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Scientists bioengineer a cellular speedometer
An all-Princeton research team has identified bacteria that can detect the speed of flowing fluids.Many kinds of cells can sense flow, just as our skin cells can feel the difference between a gentle breeze and a strong wind. But we depend on feeling the force involved, the push-back from the air against us. Without that push, we can't distinguish speed; when the windows are closed, our skin can't feel any difference in air force whether we are sitting in an office, a speeding car or a cruising airplane. But now, a team of Princeton researchers has now discovered that some bacteria can in fact detect the speed of flow regardless of the force. Their paper appears in the online journal Nature Microbiology.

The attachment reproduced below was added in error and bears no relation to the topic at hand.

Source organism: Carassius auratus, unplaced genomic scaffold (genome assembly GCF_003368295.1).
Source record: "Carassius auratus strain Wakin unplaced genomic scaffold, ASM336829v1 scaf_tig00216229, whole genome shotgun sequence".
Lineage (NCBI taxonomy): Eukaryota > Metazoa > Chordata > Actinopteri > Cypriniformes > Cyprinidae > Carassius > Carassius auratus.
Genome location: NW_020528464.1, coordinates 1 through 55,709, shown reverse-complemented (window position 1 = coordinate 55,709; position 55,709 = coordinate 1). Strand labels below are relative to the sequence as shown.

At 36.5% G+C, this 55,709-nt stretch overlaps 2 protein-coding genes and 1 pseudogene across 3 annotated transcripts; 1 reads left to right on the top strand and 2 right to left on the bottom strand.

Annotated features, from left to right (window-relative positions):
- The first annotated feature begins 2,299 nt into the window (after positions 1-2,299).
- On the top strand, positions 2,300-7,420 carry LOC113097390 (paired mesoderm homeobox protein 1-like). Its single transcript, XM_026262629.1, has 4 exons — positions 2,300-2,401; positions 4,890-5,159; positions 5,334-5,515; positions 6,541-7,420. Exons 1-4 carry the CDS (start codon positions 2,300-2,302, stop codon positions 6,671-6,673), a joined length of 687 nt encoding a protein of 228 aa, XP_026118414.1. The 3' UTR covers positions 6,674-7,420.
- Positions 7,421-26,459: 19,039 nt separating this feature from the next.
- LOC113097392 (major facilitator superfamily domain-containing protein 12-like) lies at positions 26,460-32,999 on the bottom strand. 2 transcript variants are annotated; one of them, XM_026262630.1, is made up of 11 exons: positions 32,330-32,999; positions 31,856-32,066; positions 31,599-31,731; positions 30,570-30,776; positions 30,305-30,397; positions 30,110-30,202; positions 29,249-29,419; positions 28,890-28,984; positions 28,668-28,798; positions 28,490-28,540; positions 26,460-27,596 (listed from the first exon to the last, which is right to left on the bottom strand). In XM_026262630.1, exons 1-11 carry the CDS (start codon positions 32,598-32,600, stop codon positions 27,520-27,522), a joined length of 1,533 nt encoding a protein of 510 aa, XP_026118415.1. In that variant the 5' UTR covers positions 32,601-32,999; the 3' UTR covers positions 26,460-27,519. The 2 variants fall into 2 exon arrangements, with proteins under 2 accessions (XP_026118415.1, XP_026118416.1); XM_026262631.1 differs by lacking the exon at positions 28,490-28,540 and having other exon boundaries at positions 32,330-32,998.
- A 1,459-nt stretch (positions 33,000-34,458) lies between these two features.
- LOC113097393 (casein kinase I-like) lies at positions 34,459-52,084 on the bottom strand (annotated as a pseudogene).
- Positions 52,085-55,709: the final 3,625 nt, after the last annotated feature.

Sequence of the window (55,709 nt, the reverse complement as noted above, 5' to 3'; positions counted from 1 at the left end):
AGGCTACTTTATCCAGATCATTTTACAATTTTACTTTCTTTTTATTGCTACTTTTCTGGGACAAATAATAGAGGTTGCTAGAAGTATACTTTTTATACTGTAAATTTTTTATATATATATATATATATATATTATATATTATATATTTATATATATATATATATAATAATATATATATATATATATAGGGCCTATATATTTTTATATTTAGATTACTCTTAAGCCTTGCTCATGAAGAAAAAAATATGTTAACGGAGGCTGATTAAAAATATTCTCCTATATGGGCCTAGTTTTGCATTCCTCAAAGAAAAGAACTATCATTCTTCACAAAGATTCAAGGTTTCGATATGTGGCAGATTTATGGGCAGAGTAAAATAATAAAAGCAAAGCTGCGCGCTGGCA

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Generic placeholder image
Scientists bioengineer a cellular speedometer
An all-Princeton research team has identified bacteria that can detect the speed of flowing fluids.Many kinds of cells can sense flow, just as our skin cells can feel the difference between a gentle breeze and a strong wind. But we depend on feeling the force involved, the pu...
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